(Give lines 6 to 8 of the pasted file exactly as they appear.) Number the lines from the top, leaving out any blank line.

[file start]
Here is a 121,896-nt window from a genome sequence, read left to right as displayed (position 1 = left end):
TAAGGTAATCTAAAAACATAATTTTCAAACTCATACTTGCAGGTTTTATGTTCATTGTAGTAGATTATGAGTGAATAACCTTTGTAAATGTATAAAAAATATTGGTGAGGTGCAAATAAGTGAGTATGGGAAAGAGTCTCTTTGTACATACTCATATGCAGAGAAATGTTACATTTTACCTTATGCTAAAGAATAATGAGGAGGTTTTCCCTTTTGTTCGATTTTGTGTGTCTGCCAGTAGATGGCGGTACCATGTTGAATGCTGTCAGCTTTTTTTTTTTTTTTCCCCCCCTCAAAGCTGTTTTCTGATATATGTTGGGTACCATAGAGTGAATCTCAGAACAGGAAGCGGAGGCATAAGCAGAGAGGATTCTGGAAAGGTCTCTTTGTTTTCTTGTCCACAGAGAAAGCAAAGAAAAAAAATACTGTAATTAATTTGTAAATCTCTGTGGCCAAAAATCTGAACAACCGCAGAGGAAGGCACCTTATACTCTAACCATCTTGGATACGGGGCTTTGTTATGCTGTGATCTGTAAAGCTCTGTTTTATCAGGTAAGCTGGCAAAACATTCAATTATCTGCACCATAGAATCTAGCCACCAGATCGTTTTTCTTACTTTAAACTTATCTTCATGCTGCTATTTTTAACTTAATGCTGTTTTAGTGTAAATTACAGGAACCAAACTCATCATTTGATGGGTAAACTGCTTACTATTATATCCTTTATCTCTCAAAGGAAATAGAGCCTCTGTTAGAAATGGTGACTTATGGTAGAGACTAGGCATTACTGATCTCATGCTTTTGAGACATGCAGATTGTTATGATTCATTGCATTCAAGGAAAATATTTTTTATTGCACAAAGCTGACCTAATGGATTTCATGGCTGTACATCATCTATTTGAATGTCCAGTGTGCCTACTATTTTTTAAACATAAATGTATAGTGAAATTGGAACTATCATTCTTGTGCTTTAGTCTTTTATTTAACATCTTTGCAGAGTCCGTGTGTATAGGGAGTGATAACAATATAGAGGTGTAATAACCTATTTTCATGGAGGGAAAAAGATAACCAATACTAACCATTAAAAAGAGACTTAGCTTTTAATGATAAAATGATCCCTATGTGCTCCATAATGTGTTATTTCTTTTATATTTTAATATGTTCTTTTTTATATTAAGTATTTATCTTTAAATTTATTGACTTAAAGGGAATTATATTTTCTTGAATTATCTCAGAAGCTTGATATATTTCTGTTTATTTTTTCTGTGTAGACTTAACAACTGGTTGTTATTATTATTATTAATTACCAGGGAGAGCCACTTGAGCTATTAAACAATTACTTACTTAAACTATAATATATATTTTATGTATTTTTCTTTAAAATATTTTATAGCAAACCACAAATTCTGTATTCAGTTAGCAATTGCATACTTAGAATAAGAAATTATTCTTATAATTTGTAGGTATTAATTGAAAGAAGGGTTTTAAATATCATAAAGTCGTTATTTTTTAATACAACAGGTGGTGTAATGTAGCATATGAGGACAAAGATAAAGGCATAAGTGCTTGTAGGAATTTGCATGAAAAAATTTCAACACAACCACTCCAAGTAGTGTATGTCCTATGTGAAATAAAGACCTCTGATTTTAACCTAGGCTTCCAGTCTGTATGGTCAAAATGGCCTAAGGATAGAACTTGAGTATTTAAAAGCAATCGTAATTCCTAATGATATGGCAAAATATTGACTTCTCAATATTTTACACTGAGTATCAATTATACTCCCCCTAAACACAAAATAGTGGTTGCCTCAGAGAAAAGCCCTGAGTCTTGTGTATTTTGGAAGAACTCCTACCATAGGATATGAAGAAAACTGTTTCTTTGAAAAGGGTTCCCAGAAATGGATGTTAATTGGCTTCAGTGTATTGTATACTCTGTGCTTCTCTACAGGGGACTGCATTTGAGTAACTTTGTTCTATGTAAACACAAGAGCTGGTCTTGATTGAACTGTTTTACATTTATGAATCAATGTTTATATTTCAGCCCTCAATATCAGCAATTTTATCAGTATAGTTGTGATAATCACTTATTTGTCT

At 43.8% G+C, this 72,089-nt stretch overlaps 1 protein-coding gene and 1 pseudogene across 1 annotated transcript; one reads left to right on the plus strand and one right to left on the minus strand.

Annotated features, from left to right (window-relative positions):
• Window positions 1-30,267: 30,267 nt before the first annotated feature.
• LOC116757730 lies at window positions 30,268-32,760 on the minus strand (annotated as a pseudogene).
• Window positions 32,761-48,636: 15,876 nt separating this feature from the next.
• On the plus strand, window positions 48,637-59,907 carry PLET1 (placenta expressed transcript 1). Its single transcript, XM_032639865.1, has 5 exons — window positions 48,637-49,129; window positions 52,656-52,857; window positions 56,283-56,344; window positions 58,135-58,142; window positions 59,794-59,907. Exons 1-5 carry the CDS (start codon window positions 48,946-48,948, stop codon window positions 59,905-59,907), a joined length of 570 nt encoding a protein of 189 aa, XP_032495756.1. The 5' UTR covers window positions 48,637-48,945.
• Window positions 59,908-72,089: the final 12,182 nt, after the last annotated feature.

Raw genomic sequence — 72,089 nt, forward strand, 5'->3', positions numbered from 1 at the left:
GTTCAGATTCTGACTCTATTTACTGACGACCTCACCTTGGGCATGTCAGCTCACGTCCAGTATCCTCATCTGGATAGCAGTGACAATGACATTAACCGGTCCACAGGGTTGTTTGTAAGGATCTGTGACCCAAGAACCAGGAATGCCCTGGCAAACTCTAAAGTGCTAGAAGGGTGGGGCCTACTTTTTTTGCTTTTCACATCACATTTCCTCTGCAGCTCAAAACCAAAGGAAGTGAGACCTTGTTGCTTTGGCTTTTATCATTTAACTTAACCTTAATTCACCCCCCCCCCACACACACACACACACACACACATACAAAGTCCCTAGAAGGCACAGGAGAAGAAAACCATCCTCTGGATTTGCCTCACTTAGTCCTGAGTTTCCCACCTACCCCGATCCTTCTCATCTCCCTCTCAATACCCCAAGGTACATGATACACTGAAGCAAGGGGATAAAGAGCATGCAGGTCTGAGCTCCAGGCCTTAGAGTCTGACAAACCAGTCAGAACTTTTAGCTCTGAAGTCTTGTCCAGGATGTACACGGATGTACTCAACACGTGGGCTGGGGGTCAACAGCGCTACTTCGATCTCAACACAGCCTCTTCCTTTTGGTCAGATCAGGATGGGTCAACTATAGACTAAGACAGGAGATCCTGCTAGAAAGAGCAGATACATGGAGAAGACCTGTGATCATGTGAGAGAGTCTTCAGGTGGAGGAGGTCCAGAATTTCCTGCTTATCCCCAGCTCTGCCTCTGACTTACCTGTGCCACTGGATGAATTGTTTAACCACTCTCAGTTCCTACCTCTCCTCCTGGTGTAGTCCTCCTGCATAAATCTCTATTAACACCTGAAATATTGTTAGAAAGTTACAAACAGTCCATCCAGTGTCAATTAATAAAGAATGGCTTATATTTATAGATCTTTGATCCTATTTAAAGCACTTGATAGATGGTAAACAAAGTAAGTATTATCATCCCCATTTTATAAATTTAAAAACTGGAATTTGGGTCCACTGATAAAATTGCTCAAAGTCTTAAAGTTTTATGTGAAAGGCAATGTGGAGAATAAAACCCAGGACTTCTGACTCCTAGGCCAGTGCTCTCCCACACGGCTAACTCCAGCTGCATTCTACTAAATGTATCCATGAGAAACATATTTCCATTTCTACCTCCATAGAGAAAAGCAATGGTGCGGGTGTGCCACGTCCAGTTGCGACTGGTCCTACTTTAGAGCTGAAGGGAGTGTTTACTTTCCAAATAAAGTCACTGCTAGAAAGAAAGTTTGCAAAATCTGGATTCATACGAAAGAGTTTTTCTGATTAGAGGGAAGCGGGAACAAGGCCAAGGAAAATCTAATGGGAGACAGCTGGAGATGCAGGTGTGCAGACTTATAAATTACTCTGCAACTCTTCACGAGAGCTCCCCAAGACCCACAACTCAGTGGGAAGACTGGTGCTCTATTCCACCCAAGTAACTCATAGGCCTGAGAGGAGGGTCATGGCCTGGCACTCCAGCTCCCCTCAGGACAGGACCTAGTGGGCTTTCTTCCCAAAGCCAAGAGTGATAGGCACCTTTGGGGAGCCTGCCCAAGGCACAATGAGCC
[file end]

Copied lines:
• LOC116757730 lies at window positions 30,268-32,760 on the minus strand (annotated as a pseudogene).
• Window positions 32,761-48,636: 15,876 nt separating this feature from the next.
• On the plus strand, window positions 48,637-59,907 carry PLET1 (placenta expressed transcript 1). Its single transcript, XM_032639865.1, has 5 exons — window positions 48,637-49,129; window positions 52,656-52,857; window positions 56,283-56,344; window positions 58,135-58,142; window positions 59,794-59,907. Exons 1-5 carry the CDS (start codon window positions 48,946-48,948, stop codon window positions 59,905-59,907), a joined length of 570 nt encoding a protein of 189 aa, XP_032495756.1. The 5' UTR covers window positions 48,637-48,945.